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Article
Choice of First Intervention is Related to Outcomes in the Management of Empyema
The Annals of Thoracic Surgery
  • Curtis J. Wozniak, Wright State University
  • Douglas E. Paull, Wright State University
  • Jazbieh E. Moezzi
  • Rosalyn P. Scott, Wright State University
  • Mark P. Anstadt, Wright State University
  • Virginia V. York, Wright State University
  • Alex G. Little, Wright State University
Document Type
Article
Publication Date
5-1-2009
Abstract
Background The study determined whether the first procedure; simple drainage (tube thoracostomy, pigtail catheter) or operation (video-assisted thoracic surgery [VATS], thoracotomy) was related to outcomes in the management of empyema. Methods Data were collected from 104 consecutive patients with empyema. Primary outcomes were additional procedures and death. Predictor variables included age, delay, Karnofsky performance status (KPS), Charlson comorbidity index (CCI), serum albumin, malignancy, Acute Physiology and Chronic Health Evaluation II score, loculations on computed tomography scan, empyema stage, and first procedure choice. Results Advanced empyema (≥ stage IIA) was present in 84% of patients. Overall treatment success rates (no death, no additional drainage procedures) among evaluable patients for pigtail drainage, tube thoracostomy, VATS, and thoracotomy were 40% (4 of 10), 38% (14 of 37), 81% (13 of 16), and 89% (32 of 36), respectively. Five patients underwent miscellaneous procedures. Univariate variables associated with hospital death included KPS, CCI, and drainage as the first procedure. In multivariate analyses, KPS (coefficient, –0.06, p = 0.002) and failure of the first procedure (odds ratio [OR], 6.76; 95% confidence interval [CI], 1.45 to 31.4, p = .01) were independent predictors of death. Simple drainage as the first procedure was a strong, independent predictor of failure of the first procedure (OR, 11.1; 95% CI, 3.51 to 34.9; p = .00004). Conclusions The choice of the first procedure is critical in the outcome for treatment of empyema, even with adjustment for confounding variables. VATS or thoracotomy as initial therapy for advanced empyema is associated with better outcomes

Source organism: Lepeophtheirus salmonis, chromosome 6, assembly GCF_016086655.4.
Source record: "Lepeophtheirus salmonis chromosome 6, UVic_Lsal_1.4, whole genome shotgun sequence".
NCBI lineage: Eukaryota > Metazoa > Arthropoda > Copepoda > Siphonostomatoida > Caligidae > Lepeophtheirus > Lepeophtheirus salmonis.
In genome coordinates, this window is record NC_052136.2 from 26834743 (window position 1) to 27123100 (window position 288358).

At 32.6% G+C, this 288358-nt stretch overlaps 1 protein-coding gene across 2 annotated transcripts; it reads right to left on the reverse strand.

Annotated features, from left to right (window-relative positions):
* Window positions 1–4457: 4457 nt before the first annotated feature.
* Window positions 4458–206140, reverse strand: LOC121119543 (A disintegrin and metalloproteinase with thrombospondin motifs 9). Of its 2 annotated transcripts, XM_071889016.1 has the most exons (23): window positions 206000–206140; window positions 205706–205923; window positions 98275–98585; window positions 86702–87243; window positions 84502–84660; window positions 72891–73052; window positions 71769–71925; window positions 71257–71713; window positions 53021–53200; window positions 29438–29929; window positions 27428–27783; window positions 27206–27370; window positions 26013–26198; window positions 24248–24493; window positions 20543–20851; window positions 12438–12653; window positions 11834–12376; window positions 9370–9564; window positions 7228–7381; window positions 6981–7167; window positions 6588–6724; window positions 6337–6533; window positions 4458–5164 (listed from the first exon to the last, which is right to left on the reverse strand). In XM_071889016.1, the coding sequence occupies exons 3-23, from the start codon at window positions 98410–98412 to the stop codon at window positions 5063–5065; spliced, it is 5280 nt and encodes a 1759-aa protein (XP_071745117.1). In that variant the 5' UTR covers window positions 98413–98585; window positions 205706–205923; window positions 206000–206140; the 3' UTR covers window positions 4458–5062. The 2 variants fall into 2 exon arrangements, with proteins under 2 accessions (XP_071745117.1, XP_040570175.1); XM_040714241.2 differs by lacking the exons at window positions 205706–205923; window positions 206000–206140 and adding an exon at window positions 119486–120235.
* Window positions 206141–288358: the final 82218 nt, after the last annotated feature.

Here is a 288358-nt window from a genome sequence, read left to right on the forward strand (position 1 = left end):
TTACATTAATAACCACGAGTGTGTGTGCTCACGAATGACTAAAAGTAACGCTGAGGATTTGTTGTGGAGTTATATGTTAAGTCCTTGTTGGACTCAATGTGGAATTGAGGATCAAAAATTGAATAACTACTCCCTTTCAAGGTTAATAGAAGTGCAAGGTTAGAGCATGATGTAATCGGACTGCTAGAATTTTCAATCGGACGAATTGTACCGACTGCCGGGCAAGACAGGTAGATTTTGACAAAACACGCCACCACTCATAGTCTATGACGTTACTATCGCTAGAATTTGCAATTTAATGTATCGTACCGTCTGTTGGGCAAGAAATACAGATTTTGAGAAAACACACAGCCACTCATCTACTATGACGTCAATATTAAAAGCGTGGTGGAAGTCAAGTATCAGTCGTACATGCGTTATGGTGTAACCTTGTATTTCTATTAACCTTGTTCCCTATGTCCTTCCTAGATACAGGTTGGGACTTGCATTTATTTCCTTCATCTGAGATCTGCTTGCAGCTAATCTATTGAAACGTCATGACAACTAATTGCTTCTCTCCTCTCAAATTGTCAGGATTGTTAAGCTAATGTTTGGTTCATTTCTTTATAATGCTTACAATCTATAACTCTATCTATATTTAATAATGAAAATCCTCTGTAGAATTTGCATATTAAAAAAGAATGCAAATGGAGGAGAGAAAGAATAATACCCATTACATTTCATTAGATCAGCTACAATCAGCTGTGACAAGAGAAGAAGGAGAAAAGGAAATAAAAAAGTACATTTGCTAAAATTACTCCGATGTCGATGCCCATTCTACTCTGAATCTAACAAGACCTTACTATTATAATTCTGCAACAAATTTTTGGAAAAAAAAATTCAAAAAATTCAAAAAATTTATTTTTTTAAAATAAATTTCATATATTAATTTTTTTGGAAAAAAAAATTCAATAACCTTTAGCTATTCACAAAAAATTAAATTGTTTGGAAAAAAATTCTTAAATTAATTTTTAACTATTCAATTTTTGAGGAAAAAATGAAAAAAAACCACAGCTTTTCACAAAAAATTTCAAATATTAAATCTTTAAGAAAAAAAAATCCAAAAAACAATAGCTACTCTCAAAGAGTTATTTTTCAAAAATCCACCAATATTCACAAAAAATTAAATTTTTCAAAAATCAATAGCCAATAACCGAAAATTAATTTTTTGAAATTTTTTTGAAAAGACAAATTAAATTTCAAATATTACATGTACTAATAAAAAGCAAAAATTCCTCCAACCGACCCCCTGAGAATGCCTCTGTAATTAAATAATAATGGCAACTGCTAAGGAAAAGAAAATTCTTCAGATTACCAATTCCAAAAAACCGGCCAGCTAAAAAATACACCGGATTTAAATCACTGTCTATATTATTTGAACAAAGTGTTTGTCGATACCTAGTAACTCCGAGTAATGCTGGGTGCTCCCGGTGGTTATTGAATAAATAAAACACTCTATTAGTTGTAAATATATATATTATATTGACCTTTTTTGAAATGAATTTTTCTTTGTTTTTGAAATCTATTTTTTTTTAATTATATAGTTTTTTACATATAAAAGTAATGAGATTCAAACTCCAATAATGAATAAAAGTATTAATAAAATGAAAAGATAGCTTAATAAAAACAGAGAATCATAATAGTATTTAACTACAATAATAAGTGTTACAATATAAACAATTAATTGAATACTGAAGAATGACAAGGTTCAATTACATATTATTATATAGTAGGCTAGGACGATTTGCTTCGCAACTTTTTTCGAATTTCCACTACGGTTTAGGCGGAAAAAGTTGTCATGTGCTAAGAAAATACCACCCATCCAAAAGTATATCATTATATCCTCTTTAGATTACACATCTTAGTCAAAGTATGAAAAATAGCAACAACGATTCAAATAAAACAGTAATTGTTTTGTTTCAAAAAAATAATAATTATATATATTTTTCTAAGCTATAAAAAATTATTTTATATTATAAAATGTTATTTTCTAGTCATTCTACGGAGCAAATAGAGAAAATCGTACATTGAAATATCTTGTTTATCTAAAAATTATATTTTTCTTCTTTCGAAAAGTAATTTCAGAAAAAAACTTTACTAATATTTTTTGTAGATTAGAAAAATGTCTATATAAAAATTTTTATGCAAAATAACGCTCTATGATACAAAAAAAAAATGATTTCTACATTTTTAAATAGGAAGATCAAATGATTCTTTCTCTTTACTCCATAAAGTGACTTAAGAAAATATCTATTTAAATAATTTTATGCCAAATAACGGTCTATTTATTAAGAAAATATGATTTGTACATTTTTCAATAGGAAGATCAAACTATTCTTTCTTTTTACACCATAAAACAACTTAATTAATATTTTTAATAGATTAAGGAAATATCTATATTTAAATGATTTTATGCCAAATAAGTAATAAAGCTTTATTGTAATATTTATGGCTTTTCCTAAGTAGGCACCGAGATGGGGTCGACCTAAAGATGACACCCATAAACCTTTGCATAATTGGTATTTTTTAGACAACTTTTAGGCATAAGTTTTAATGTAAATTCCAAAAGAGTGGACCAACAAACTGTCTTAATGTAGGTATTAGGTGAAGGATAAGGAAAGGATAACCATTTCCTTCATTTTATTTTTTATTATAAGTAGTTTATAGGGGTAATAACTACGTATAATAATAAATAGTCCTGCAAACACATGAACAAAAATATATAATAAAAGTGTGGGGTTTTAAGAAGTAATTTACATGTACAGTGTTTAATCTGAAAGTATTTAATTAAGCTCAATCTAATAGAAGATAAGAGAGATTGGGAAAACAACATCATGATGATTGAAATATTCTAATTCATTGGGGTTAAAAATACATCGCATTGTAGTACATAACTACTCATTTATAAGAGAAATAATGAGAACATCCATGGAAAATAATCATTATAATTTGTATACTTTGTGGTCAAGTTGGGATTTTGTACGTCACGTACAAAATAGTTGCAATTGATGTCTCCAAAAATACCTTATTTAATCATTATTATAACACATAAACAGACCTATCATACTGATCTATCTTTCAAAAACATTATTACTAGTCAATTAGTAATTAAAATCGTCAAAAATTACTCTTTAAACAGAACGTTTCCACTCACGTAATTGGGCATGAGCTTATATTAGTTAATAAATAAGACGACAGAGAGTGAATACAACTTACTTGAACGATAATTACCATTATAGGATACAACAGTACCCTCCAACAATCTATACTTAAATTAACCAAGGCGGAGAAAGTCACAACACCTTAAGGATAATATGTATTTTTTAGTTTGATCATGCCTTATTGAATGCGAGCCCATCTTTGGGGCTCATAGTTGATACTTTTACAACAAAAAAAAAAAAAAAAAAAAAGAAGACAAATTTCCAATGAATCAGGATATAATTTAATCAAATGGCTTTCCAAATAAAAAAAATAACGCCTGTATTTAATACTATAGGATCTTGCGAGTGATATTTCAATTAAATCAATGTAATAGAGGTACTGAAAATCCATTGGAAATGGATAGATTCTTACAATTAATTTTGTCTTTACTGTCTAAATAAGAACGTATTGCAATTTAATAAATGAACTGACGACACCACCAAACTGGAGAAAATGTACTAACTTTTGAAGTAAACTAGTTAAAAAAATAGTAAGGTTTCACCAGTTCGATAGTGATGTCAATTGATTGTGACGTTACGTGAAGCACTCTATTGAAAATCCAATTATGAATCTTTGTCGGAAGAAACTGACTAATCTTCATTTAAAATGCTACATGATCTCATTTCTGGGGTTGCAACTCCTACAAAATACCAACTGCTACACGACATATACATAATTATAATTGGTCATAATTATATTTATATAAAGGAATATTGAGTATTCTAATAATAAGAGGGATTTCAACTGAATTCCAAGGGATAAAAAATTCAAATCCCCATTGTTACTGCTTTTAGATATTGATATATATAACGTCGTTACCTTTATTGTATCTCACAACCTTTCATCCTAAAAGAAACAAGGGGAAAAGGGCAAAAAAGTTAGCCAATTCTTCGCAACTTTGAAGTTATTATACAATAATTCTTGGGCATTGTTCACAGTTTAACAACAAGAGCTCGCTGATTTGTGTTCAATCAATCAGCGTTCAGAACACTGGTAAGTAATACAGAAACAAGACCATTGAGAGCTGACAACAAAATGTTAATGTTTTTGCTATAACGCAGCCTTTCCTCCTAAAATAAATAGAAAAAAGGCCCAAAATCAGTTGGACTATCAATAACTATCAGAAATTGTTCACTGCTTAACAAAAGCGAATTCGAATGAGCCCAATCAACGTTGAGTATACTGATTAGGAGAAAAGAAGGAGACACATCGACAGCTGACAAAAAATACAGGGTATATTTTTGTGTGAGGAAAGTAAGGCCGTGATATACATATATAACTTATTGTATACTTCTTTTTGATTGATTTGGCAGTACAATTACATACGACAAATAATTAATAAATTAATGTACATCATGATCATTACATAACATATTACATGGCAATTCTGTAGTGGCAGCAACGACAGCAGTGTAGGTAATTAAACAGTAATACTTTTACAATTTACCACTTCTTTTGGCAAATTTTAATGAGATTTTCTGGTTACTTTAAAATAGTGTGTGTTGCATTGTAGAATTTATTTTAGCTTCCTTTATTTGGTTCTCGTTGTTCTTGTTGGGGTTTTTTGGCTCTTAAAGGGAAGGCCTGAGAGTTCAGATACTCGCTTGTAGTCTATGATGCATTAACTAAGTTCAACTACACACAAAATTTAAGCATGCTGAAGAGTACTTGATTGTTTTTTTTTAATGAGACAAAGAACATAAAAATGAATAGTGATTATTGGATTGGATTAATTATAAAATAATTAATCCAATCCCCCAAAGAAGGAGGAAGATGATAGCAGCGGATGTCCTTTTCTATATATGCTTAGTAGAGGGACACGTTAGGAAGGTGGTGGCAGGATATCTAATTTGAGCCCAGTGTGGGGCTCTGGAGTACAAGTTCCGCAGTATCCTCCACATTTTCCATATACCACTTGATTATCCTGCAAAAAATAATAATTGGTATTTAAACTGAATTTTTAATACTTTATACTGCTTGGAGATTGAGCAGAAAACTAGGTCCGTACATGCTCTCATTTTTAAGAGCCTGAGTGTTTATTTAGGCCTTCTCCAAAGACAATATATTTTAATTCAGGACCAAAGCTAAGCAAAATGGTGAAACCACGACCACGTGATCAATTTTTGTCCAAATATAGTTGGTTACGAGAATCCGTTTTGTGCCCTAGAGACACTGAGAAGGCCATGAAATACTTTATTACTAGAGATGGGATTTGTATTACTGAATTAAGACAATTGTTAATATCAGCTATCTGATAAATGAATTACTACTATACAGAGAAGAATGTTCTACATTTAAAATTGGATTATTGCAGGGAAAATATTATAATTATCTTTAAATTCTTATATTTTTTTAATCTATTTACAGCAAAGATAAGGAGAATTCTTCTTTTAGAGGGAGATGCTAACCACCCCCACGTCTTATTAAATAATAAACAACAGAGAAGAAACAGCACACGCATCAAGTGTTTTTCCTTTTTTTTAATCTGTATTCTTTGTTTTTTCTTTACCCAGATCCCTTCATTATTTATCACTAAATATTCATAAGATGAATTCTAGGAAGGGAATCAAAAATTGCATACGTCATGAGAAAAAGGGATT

Comments

This article was presented at the Fifty-fifth Annual Meeting of the Southern Thoracic Surgical Association, Austin, TX, Nov 5–8, 2008.

DOI
10.1016/j.athoracsur.2009.01.028
Citation Information
Curtis J. Wozniak, Douglas E. Paull, Jazbieh E. Moezzi, Rosalyn P. Scott, et al.. "Choice of First Intervention is Related to Outcomes in the Management of Empyema" The Annals of Thoracic Surgery Vol. 87 Iss. 5 (2009) p. 1525 - 1531 ISSN: 0003-4975
Available at: http://works.bepress.com/rosalyn_scott/66/